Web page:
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Comparative Literature Commons

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Full-Text Articles in Comparative Literature

“Deliberate Voluptuousness”: The Monstrous Women Of Dracula And Carmilla, Judith Bell May 2016

“Deliberate Voluptuousness”: The Monstrous Women Of Dracula And Carmilla, Judith Bell

Theses and Dissertations

Vampire women play a culturally significant role in films and literature by revealing the extent to which deviation from Socially accepted behavior is tolerated. In this thesis, I compare the vampire women of Bram Stoker’s Dracula and J. Sheridan Le Fanu’s Carmilla to their depictions in recent adaptations. In Stoker’s Dracula, the vampire sisters are representative of the shortcomings of 19th century gender roles, especially in regard to women’s communities. In recent adaptations, the vampire sisters’ revealing clothing, promiscuity, and lack of characterization are still closely connected with villainy, and as in Stoker’s novel, the ...


The Journey Narrative: The Trope Of Women's Mobility And Travel In Contemporary Arab Women's Literary Narratives, Banan Al-Daraiseh Aug 2012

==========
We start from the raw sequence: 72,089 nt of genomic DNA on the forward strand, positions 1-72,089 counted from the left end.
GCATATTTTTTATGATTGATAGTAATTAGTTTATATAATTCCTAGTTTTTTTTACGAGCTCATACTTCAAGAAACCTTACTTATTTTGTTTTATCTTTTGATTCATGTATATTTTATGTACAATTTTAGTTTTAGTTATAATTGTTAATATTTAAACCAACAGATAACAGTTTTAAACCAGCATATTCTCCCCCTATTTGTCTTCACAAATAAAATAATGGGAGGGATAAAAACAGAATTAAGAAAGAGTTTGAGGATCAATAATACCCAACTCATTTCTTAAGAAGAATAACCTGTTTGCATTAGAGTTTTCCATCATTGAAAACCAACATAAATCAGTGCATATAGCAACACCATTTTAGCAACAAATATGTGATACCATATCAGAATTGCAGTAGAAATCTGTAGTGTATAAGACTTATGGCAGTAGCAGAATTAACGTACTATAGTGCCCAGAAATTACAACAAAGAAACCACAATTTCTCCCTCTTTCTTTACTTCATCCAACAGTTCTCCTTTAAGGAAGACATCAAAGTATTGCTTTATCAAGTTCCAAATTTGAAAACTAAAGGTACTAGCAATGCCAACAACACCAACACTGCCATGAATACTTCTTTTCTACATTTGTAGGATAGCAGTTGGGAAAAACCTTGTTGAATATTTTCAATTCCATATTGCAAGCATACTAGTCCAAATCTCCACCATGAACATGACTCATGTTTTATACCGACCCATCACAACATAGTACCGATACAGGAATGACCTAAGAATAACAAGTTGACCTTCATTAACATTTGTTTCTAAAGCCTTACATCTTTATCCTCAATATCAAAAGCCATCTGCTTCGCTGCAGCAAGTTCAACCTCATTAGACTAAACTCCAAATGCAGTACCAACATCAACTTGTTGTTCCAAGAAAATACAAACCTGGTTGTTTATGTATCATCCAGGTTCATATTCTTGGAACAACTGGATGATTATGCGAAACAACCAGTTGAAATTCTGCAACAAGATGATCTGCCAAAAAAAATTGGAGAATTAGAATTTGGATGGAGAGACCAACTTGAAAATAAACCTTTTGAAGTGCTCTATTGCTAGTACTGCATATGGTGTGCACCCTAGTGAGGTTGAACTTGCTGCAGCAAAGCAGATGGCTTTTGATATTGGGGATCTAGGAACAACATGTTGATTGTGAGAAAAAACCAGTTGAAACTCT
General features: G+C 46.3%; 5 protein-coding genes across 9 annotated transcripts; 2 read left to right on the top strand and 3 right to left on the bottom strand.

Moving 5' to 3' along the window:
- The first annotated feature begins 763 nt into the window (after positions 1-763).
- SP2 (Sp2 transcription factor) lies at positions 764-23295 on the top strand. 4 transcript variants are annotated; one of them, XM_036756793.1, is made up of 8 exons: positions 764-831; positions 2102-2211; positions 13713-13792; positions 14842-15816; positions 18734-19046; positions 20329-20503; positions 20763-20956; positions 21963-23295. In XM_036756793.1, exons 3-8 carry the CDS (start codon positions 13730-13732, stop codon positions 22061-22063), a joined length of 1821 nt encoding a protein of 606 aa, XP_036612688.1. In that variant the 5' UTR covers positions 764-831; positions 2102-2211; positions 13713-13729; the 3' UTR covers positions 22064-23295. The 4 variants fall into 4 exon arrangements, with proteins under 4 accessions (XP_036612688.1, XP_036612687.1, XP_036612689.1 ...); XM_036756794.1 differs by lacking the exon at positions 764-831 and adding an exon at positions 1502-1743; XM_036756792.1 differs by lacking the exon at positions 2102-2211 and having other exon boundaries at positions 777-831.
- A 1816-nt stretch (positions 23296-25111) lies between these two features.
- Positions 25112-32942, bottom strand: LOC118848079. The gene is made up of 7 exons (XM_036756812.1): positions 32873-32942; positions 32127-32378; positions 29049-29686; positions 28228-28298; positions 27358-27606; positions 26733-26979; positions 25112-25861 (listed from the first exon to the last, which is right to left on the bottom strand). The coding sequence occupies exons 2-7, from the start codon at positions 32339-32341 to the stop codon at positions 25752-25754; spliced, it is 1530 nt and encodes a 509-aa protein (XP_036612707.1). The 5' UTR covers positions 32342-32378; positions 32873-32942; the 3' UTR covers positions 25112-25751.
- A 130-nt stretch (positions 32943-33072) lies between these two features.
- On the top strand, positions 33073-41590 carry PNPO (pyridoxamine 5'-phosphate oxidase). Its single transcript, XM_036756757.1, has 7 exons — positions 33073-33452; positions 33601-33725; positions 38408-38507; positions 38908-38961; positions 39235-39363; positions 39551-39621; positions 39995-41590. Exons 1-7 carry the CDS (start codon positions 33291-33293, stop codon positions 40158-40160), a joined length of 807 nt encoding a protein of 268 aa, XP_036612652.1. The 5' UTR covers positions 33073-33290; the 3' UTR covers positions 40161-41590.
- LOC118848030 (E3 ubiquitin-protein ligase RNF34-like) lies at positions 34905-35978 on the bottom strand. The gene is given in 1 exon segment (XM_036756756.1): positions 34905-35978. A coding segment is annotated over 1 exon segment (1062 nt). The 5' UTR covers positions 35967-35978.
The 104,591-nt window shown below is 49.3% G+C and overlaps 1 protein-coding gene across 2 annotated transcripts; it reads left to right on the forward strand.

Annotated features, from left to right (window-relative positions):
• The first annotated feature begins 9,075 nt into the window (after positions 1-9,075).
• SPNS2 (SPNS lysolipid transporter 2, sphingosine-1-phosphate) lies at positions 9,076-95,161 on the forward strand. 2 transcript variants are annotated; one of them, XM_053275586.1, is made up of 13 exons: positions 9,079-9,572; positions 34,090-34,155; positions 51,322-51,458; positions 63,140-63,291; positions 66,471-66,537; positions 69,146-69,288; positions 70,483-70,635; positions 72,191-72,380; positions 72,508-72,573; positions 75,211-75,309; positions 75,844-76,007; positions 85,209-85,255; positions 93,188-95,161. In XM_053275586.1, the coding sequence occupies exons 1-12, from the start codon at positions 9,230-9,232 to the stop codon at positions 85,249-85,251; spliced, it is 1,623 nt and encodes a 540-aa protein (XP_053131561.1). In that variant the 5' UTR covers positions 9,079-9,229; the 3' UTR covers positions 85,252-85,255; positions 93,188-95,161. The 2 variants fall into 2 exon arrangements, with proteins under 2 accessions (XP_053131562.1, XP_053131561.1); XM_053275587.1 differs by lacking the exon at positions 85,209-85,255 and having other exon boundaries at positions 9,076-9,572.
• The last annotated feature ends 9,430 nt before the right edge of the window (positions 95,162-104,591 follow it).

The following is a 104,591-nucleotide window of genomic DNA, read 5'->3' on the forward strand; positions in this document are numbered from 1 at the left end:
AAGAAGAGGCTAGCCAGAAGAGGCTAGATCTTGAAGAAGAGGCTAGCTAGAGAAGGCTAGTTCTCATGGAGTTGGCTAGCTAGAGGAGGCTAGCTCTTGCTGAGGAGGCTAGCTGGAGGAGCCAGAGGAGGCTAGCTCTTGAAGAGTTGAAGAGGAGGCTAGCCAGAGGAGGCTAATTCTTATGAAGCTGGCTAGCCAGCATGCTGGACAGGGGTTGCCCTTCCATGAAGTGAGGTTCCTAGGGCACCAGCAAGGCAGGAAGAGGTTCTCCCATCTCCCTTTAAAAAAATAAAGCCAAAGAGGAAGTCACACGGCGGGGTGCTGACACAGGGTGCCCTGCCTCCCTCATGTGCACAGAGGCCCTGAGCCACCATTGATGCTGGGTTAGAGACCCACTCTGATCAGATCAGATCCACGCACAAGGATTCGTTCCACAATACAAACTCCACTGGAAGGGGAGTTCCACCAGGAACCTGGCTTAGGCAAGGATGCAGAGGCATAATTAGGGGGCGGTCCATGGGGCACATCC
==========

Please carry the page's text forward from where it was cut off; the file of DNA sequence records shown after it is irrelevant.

The Journey Narrative: The Trope Of Women's Mobility And Travel In Contemporary Arab Women's Literary Narratives, Banan Al-Daraiseh

Theses and Dissertations

This study examines the trope of women's journey and the various kinds of movement and travel it includes employed and represented by three contemporary Arab women literary writers, Ghada Samman, Ahdaf Soueif, and Leila Aboulela in their literary narratives as well as travelogue in the case of Samman. The primary texts analyzed in this study are Samman's Beirut 75 and The Body Is a Traveling Suitcase, Soueif's In the Eye of the Sun, and Aboulela's The Translator and Minaret. These texts demonstrate how the journey trope becomes a fresh narrative strategy used by Arab women writers ...


Observing Women: Doris Lessing, Christa Wolf, Marguerite Duras, Andrew Jonathan Shields Jan 1995

Observing Women: Doris Lessing, Christa Wolf, Marguerite Duras, Andrew Jonathan Shields

Publicly Accessible Penn Dissertations

This dissertation uses a model of observation derived from Michel Foucault's "Discipline and Punish" to examine the relationship between writing and seeing in each of the writers discussed. The disciplinary model of the Panopticon, as Foucault outlines it, constructs a neutral observer, a figure supposedly "without qualities" but nevertheless implicitly male, in part because Western tradition has always constructed men as observers and women as objects of observation. But what happens when a woman takes up this observational position and attempts to become the subject of her own gaze? In "Prisons We Choose to Live Inside", Doris Lessing explicitly ...